Ethics and Morality in an Urbanising World
By Aasha Eapen –Delhi Private School, Sharjah
We live in a constantly changing world – the population increases, the climate changes and people come and go, all with increasing amounts of speed and amounts of information.
And in an increasingly connected world that is constantly shrinking, we can communicate with people halfway across the globe in a matter of a few hours, heat and eat whole meals without preparation, and purchase merchandise and receive it without stepping out of the house, all with a click of a button.
The sheer speed with which with which things are done has, like just about everything, its pros and cons.
While the facilitation of easier communication and transportation has enabled people to talk to their loved ones far away and helped start and fuel many significant social and political movements, it has also greatly aided the spread of crime, and made society much more open.
Society becoming more open is not necessarily always a good thing because, though it has made incidents like blatant violations of human rights come to the fore, it has also made possible a massive erosion of morals.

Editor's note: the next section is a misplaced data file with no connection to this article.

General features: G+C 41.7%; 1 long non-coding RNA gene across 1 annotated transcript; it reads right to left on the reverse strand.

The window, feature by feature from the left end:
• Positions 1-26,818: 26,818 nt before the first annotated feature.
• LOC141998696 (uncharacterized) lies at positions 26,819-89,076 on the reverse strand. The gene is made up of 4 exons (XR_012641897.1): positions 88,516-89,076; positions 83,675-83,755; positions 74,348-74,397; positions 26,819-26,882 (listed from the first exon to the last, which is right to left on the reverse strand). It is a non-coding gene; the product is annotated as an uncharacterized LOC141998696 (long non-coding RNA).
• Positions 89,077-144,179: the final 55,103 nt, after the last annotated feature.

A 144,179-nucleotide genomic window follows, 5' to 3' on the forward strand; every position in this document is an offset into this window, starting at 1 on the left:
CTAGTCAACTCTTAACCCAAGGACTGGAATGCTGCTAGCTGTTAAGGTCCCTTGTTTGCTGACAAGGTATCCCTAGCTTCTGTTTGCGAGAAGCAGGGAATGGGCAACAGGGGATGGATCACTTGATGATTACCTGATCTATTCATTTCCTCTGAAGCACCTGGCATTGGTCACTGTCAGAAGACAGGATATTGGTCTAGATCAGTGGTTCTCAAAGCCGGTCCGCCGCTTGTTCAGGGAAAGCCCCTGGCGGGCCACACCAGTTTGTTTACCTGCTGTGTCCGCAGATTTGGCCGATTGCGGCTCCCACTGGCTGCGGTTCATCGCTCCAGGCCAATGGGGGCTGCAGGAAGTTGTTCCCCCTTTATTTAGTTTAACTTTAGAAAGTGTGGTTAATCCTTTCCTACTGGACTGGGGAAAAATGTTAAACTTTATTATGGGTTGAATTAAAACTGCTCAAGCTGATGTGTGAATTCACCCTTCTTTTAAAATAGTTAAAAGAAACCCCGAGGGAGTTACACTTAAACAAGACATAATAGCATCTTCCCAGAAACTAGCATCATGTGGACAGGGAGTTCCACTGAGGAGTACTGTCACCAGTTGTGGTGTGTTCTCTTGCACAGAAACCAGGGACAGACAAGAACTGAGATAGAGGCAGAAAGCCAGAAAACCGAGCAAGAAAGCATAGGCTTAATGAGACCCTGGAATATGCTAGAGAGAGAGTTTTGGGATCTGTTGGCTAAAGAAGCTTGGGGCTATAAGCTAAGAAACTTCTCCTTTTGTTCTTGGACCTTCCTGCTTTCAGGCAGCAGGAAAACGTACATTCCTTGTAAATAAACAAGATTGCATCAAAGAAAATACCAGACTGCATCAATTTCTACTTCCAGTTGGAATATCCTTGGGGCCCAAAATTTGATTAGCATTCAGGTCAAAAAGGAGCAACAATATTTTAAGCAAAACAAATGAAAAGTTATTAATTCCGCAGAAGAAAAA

Granted, the possibilities presented to us when information is provided to us are endless.
But in a world, where the ”I want it now” mentality is so prevalent, people are increasingly seen to have less attachment to things like real, meaningful friendships, in favour of their materialistic and virtual pursuits.
And in a world where there is so much more importance given to self- projection over real content, true worth is fast getting diluted.
And in a world where there is so much competition, demand for just about everything tends to increase.
Yet, what a lot of people don’t understand is that rights come with responsibilities.
What a lot of people don’t understand is that worthy victory comes through great sacrifice.
What a lot of people don’t understand is that wanton wastage only causes harm.
What a lot of people don’t understand is that true development cannot occur without fully embracing true values at its very core.
A forward-thinking mentality does not imply the acceptance of things that are morally unacceptable in favour of ejection of morals and values we hold dear and acceptance by the larger majority.
A forward-thinking mind does not imply the agreement of the mentality “anything goes” in favour of moving ahead.
Having a principled mind does not mean being shrude and thinking strategically take second place, it means that principles are coupled along with them.
Because moving forward does not imply loosening our morals and values in an increasingly urbanising world.